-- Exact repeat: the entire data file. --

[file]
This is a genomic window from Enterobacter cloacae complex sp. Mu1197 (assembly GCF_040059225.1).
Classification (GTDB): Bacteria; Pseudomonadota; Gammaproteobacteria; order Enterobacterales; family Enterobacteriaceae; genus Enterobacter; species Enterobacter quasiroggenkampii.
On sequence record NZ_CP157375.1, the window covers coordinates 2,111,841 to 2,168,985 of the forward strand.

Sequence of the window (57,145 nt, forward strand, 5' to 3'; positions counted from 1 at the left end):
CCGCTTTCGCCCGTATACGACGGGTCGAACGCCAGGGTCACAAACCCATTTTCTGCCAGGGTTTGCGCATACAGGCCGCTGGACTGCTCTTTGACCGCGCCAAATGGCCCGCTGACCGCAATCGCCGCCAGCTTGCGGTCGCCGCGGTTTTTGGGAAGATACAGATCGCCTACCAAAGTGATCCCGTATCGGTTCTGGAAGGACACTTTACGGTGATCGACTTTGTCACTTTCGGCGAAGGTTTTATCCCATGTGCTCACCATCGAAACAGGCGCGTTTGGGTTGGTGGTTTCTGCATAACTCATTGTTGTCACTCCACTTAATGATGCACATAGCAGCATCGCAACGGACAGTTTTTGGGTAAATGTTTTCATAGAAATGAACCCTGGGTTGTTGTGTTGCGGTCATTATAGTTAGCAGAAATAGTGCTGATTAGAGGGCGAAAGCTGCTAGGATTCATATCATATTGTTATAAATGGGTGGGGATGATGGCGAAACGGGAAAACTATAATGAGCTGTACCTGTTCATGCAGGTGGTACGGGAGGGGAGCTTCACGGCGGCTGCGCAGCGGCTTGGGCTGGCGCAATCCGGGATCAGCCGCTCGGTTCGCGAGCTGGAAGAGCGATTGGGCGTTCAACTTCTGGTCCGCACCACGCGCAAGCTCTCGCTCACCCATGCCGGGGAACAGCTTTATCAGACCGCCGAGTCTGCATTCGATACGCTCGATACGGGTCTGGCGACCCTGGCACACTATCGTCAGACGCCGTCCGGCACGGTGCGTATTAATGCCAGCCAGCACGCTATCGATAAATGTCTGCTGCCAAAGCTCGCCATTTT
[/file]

This is a genomic window from Enterobacter cloacae complex sp. Mu1197 (assembly GCF_040059225.1).
Classification (GTDB): Bacteria; Pseudomonadota; Gammaproteobacteria; order Enterobacterales; family Enterobacteriaceae; genus Enterobacter; species Enterobacter quasiroggenkampii.
On sequence record NZ_CP157375.1, the window covers coordinates 2,111,841 to 2,168,985 of the forward strand.

Sequence of the window (57,145 nt, forward strand, 5' to 3'; positions counted from 1 at the left end):
CCGCTTTCGCCCGTATACGACGGGTCGAACGCCAGGGTCACAAACCCATTTTCTGCCAGGGTTTGCGCATACAGGCCGCTGGACTGCTCTTTGACCGCGCCAAATGGCCCGCTGACCGCAATCGCCGCCAGCTTGCGGTCGCCGCGGTTTTTGGGAAGATACAGATCGCCTACCAAAGTGATCCCGTATCGGTTCTGGAAGGACACTTTACGGTGATCGACTTTGTCACTTTCGGCGAAGGTTTTATCCCATGTGCTCACCATCGAAACAGGCGCGTTTGGGTTGGTGGTTTCTGCATAACTCATTGTTGTCACTCCACTTAATGATGCACATAGCAGCATCGCAACGGACAGTTTTTGGGTAAATGTTTTCATAGAAATGAACCCTGGGTTGTTGTGTTGCGGTCATTATAGTTAGCAGAAATAGTGCTGATTAGAGGGCGAAAGCTGCTAGGATTCATATCATATTGTTATAAATGGGTGGGGATGATGGCGAAACGGGAAAACTATAATGAGCTGTACCTGTTCATGCAGGTGGTACGGGAGGGGAGCTTCACGGCGGCTGCGCAGCGGCTTGGGCTGGCGCAATCCGGGATCAGCCGCTCGGTTCGCGAGCTGGAAGAGCGATTGGGCGTTCAACTTCTGGTCCGCACCACGCGCAAGCTCTCGCTCACCCATGCCGGGGAACAGCTTTATCAGACCGCCGAGTCTGCATTCGATACGCTCGATACGGGTCTGGCGACCCTGGCACACTATCGTCAGACGCCGTCCGGCACGGTGCGTATTAATGCCAGCCAGCACGCTATCGATAAATGTCTGCTGCCAAAGCTCGCCATTTT